The PaperStone Company makes solid surfacing from 100% post-consumer recycled paper that has been saturated with PetroFree™ phenolic resins and selected natural pigments. It is one of the few FSC certified surfaces and also qualifies toward LEED certification. It has a non-porous surface that “provides a lifetime of stain resistance”, any scratches can be sanded out and refinished. It is also a VOC free product meaning that it’s installation has no off- gassing, and is heat resistant up to 350 degrees Fahrenheit. It is currently available in 9 colors Slate, Cabernet, Chocolate, Denim, Evergreen, Gunmetal, Leather, Mocha and Sienna.
A PaperStone kitchen counter top , shown here in “Leather”.
PaperStone molded bathroom counter top in “Slate”.
PaperStone kitchen counter top in “Slate” shown with optional water drainage grooves that drains into an under-counter sink.
PaperStone Slate kitchen with back counter and tabletop.
Marble countertop materials can be extremely beautiful but also rather expensive. This is because unlike their manufactured counterparts they are cut from existing rock and have a natural veining pattern that can come in different colors depending on the region where it was harvested.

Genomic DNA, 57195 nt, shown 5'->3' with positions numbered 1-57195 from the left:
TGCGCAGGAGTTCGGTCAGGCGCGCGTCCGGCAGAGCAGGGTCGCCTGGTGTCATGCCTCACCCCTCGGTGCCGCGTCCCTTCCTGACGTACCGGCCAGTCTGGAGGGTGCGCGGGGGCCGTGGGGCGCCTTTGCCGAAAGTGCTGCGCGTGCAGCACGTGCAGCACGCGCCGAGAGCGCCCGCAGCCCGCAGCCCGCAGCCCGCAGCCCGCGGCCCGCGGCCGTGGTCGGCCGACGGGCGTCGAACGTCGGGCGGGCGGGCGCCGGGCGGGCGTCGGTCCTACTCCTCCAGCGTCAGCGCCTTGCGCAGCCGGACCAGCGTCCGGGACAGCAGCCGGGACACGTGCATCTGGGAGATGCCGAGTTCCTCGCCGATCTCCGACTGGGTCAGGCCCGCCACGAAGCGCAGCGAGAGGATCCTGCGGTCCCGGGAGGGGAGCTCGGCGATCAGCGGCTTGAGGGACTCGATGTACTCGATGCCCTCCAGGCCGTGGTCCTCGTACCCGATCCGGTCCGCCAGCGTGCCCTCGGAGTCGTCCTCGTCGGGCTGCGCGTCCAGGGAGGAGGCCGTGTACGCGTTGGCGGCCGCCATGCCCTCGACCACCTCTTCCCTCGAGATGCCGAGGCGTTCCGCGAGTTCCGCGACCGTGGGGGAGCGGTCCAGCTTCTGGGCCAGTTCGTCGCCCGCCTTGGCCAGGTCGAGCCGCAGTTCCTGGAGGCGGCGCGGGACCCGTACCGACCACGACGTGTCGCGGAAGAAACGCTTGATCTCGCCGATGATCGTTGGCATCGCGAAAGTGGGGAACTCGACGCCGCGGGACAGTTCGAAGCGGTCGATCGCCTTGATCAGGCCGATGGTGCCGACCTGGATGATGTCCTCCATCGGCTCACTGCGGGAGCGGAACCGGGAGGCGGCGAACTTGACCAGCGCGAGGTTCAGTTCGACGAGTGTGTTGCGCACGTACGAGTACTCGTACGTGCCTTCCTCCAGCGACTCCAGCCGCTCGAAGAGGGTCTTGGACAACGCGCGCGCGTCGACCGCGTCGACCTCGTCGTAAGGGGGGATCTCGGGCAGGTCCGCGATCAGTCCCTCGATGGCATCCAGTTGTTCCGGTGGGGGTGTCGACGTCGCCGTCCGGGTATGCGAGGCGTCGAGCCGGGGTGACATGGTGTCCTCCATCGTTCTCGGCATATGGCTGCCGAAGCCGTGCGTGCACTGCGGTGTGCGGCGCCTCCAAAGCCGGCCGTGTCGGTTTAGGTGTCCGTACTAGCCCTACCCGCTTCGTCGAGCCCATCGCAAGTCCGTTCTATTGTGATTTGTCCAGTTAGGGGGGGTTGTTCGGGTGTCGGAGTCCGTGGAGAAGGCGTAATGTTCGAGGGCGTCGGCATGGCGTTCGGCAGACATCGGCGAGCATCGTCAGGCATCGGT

This extra effort in retrieval means that your Marble, Granite, Travertine, Limestone, Slate or Onyx countertop is going to cost more at the outset, including the costs for shipping it to your local supplier from places such as Brazil or Russia. This extra travel also increases the carbon footprint that will be left by your countertop purchase.
In addition, most natural stone countertop materials need to be sealed and resealed regularly (granite countertops are slightly less porous than marble and are just as beautiful). The tradeoff is that you will get a one-of-a-kind masterpiece created by nature that is unique to your home. In terms of function, marble especially stays cool to the touch which is a benefit for bakers rolling dough.
Be warned however that one-of-a-kind also comes with a one-chance-to-make–it mentality, if your slab is miss-cut by your installer or is broken in transit you will have to choose a whole new slab, and though you may have access to the very next cut from the same rock it will look different and certain details will no longer be in the same locations.
Modern kitchen back-splash, countertop and kitchen island top covered with Granite to create a warmer version of a very modern design.